A family moves to a small village in New Hampshire after the father, Chip Linton, an airline pilot, crashed his plane causing 39 people to die (and 9 to survive). As he will never be able to fly again, they want to make a new start and buy a big, old house, which he starts doing up.

His wife Emily is now the main provider for the family, who also include ten-year old twin daughters Hallie and Garnet. Chip gets obsessed with a small door in the basement that has been bolted down by 39 (!) bolts.

Meanwhile Emily and the girls are making friends with a group of women in the village that call themselves herbalists and all own greenhouses in which they grow exotic plants.
Both Emily and Hallie find them a little too overpowering and don't quite trust them.
Chip is losing his grip on reality when he starts seeing some of the people that died in the crash who are now demanding dangerous actions from him.

Is Emily right to worry about the lovely old ladies with their biscuits and other bakes? Is Chip losing it completely, or are there really ghosts in the house?

I very much enjoyed this book! That basement door gave me the creeps, and that was right at the beginning of the book. Add a small community with strange women forcing biscuits and other foods on the family and teaching the twins how to use the herbs they grow... All very oppressing and intriguing at the same time.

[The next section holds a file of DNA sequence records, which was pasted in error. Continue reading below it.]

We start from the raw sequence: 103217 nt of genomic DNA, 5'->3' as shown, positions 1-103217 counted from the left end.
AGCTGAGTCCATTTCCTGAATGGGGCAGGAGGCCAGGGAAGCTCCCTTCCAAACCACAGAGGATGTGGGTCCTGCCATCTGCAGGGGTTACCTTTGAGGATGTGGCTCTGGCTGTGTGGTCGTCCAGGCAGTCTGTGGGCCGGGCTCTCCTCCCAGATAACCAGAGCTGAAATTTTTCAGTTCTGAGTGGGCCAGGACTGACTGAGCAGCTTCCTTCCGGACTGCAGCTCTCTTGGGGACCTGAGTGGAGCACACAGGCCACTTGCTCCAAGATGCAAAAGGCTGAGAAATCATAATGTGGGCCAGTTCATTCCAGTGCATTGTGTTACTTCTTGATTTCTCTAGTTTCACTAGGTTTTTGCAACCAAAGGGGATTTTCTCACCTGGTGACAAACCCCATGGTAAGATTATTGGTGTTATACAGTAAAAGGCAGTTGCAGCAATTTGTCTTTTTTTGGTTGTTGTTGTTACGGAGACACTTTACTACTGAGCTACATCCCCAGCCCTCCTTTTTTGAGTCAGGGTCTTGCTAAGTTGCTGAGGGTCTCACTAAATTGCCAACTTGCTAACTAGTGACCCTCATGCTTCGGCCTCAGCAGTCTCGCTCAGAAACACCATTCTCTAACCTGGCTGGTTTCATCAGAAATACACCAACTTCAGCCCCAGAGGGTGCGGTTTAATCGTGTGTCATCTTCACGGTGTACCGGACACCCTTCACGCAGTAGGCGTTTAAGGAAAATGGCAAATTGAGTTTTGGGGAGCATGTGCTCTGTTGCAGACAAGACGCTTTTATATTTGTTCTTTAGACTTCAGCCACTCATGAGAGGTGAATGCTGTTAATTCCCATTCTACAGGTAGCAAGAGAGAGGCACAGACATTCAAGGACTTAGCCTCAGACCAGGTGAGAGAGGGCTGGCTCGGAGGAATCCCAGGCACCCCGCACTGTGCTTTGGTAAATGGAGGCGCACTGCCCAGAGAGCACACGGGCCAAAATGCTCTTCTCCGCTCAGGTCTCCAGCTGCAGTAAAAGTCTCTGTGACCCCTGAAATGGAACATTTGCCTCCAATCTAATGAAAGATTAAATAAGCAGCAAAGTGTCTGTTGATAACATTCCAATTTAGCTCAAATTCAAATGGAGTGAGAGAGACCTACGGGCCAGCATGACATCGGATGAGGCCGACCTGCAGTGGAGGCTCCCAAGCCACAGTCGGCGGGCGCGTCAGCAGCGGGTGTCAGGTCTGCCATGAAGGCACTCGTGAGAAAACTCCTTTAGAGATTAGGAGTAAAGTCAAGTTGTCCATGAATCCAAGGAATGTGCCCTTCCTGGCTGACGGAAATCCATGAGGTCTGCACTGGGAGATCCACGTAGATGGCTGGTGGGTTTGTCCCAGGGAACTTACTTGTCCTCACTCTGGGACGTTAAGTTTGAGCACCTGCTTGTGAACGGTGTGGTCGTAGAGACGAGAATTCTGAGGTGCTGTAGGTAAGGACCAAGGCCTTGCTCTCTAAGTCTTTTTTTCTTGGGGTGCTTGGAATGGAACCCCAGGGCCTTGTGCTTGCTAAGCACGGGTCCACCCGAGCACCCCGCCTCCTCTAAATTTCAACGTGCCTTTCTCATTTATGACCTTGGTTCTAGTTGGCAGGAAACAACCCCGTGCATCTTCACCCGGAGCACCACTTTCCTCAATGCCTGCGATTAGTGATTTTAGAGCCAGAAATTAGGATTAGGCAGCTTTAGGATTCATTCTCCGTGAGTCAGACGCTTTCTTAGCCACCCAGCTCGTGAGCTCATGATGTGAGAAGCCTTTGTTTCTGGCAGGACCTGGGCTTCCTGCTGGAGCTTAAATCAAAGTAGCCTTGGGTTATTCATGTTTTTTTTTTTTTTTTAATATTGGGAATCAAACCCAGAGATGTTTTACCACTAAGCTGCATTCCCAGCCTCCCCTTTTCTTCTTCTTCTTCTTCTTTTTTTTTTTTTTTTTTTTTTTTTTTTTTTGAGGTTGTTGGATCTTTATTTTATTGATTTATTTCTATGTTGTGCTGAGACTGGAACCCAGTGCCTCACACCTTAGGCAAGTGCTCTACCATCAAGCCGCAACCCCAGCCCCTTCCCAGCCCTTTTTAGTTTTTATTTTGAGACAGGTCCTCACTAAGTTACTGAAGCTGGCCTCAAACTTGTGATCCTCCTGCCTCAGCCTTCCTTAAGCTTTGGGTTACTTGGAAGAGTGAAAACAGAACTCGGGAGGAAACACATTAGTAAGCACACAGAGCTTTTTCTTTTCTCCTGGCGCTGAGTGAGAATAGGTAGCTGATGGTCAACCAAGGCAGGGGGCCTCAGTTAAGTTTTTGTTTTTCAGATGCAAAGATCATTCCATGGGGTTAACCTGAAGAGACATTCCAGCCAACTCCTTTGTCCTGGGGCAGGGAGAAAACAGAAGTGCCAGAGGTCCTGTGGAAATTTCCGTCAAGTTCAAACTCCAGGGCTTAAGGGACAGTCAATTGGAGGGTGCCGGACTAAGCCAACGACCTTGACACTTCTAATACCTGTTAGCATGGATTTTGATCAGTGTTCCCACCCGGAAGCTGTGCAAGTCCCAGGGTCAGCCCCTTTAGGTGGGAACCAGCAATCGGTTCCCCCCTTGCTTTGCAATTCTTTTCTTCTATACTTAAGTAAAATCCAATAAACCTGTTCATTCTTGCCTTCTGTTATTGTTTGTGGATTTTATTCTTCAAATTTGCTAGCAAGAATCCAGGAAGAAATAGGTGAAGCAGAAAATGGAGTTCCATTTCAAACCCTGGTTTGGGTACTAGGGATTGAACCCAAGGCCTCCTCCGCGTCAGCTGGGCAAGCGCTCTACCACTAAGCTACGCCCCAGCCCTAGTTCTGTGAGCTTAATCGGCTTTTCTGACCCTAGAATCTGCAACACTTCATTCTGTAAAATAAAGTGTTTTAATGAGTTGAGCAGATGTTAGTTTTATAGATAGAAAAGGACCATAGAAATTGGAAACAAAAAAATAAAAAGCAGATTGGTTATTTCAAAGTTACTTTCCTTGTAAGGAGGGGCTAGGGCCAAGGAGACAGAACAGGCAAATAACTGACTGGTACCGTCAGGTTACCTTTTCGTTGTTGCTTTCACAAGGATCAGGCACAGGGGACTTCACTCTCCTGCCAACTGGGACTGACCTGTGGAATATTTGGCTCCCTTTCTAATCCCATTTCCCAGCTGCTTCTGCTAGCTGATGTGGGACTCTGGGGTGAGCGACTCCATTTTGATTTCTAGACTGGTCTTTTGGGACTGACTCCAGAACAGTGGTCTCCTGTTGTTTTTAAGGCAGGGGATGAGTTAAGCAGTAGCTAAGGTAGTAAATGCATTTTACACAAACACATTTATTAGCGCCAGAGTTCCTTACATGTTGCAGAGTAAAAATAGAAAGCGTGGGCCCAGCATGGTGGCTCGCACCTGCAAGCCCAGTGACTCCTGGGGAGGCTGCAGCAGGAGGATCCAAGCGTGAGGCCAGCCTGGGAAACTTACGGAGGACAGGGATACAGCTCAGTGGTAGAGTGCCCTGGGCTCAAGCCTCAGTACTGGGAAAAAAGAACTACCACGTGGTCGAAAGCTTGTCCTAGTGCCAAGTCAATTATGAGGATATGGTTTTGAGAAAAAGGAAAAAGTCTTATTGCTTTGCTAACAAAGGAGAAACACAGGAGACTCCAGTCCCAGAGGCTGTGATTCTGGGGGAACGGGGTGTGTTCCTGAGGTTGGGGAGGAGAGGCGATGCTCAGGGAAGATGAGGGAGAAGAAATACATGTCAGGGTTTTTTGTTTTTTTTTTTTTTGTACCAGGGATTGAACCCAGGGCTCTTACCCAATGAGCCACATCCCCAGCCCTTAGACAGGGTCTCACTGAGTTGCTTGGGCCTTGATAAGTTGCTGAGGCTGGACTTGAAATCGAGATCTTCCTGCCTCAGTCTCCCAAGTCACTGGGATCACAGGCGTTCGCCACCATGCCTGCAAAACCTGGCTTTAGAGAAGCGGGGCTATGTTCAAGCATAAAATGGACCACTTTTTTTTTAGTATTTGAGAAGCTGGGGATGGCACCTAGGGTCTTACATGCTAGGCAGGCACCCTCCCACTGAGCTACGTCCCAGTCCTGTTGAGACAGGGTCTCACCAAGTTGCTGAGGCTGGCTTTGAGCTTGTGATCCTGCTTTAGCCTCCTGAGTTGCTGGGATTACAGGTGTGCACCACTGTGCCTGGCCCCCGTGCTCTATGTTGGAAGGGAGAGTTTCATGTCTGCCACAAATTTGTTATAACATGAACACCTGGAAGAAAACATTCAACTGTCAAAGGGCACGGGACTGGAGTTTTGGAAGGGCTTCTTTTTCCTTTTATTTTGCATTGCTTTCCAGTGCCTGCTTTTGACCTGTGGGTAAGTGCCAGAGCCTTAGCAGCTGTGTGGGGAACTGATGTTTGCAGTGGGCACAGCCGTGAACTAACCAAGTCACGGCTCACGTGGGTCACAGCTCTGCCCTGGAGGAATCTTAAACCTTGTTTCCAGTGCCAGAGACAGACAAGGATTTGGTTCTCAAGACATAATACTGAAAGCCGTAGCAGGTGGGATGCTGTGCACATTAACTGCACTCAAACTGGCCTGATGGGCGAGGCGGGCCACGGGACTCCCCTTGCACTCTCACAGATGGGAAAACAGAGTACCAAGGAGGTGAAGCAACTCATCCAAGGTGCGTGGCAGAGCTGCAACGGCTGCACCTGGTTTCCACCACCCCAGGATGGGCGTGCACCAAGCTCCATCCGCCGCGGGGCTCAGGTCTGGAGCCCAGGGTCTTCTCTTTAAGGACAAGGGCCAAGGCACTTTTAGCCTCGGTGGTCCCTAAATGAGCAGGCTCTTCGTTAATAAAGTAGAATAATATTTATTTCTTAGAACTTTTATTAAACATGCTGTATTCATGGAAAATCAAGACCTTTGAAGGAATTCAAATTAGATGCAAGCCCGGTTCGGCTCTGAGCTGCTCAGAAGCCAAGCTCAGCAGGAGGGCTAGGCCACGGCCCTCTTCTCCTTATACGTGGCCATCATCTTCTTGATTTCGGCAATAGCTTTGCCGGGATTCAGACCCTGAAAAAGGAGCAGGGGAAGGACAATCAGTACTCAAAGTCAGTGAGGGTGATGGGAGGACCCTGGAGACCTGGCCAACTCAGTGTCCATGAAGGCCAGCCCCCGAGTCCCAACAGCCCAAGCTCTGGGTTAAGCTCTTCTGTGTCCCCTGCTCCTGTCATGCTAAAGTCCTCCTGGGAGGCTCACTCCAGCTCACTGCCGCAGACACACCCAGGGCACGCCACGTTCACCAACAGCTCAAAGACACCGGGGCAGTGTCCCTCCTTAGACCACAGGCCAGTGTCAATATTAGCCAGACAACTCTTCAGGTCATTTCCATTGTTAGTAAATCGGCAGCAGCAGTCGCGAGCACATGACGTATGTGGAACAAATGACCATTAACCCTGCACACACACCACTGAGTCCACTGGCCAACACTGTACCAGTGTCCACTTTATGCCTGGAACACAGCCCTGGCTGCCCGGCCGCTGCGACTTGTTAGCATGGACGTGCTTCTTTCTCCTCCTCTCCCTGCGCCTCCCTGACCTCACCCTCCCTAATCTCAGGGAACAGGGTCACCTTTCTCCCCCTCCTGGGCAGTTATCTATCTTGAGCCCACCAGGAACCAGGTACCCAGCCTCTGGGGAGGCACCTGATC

I liked it that the book was not overly supernatural. Most or all that happened could be explained away without referring to ghosts, magic, or witchcraft. Only near the end, the reader finds out whether "normal" explanations can account for all that happens. In that respect, it different a lot from the book's cover-sake, Her Fearful Symmetry, in

The ending was ... interesting and not quite as I had expected. After thinking about this, the ending was in fact more intriguing than the ending I had been hoping for.
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4 of 4 people found the following review helpful
4.0 out of 5 stars You'll Never Look At A Greenhouse The Same Way 17 Jun 2012
Format:Paperback|Verified Purchase
Haunted by the memory of crashing his passenger plane into a lake and the resulting death-count including families and children, Chip quits his job and relocates from the city to rural New Hampshire with his wife and twin girls.

Bethel is a small town with some strange inhabitants. The new neighbours are over-friendly and full of gifts - mostly baked ones - and everyone seems to have a greenhouse. It very soon becomes apparent that Bethel is a town divided - there are those townsfolk with flowery names who have greenhouses and are obsessed with botany, and those who have normal names and no greenhouse.